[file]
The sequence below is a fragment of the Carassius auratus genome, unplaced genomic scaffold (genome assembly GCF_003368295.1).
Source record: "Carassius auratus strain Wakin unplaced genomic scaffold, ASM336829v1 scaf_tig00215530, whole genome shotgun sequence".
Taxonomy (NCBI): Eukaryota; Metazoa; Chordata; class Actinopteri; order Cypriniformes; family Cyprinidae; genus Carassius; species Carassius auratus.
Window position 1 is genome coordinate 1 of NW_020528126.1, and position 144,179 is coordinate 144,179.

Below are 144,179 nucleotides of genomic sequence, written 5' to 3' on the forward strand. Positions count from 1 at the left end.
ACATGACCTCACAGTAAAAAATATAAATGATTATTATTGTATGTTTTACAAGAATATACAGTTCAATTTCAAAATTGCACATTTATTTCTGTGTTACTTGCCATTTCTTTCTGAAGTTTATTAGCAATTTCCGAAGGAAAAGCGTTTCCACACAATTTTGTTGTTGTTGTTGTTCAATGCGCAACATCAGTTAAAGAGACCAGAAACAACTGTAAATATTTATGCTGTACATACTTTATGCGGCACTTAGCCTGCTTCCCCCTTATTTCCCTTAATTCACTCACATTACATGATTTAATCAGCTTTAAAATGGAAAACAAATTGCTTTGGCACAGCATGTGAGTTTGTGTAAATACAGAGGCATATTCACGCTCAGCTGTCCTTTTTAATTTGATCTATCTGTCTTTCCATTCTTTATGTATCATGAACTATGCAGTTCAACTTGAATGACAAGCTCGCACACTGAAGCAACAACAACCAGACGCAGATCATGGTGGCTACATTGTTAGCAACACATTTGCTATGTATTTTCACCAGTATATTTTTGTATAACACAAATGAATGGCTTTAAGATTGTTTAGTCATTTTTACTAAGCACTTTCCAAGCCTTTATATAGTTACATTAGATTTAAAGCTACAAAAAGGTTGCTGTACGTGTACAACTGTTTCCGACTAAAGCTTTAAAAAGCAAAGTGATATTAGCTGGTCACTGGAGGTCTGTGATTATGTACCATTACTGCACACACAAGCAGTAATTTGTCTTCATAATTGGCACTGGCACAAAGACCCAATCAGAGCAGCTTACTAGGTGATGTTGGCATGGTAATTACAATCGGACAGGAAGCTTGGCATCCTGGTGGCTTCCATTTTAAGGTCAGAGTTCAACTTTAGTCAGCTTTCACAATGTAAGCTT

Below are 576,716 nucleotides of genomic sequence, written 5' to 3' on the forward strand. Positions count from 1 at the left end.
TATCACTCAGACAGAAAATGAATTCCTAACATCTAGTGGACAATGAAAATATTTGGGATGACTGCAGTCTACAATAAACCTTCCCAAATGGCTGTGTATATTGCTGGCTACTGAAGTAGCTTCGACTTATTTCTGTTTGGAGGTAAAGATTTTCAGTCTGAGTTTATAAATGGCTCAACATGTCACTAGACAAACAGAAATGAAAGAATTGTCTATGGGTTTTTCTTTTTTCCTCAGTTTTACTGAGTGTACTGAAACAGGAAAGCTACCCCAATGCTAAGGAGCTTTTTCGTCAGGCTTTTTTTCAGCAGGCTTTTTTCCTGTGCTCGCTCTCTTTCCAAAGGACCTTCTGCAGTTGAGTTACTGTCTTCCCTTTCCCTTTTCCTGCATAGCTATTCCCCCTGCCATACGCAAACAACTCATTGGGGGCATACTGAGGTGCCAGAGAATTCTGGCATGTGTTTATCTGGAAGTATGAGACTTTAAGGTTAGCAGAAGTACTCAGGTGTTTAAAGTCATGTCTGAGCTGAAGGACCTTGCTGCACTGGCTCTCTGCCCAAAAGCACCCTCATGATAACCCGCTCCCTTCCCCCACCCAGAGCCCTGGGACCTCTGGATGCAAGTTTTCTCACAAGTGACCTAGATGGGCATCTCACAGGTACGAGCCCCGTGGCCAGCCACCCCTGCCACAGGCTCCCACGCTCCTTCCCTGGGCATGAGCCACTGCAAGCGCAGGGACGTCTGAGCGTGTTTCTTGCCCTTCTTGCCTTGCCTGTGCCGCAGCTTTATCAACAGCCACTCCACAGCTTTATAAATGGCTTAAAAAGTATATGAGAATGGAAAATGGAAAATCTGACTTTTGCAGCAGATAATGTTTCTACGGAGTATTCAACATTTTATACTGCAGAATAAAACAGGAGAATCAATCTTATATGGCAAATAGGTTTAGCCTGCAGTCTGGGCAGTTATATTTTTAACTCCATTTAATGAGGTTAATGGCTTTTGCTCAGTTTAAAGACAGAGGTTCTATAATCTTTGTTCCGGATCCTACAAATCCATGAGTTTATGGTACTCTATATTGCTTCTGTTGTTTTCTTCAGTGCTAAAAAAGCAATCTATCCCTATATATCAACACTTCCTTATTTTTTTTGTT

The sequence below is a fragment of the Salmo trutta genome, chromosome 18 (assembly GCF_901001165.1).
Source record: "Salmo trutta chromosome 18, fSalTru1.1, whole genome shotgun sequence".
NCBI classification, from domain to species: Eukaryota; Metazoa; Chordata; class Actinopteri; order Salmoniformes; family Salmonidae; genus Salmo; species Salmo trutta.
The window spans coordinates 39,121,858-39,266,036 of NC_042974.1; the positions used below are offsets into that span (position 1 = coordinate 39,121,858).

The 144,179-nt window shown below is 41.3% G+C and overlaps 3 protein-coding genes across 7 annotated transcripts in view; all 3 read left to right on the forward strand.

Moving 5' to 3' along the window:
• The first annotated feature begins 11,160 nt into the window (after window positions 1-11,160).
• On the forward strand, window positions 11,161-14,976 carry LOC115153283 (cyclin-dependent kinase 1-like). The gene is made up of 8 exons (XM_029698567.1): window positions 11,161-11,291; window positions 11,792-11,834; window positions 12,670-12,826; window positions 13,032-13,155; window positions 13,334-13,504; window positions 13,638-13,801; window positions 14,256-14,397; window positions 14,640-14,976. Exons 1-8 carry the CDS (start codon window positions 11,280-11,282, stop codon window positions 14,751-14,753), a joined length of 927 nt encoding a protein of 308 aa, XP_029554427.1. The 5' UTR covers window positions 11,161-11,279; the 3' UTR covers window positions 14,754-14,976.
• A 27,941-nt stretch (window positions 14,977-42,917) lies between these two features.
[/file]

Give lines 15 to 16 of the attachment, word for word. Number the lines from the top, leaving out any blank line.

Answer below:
• The first annotated feature begins 11,160 nt into the window (after window positions 1-11,160).
• On the forward strand, window positions 11,161-14,976 carry LOC115153283 (cyclin-dependent kinase 1-like). The gene is made up of 8 exons (XM_029698567.1): window positions 11,161-11,291; window positions 11,792-11,834; window positions 12,670-12,826; window positions 13,032-13,155; window positions 13,334-13,504; window positions 13,638-13,801; window positions 14,256-14,397; window positions 14,640-14,976. Exons 1-8 carry the CDS (start codon window positions 11,280-11,282, stop codon window positions 14,751-14,753), a joined length of 927 nt encoding a protein of 308 aa, XP_029554427.1. The 5' UTR covers window positions 11,161-11,279; the 3' UTR covers window positions 14,754-14,976.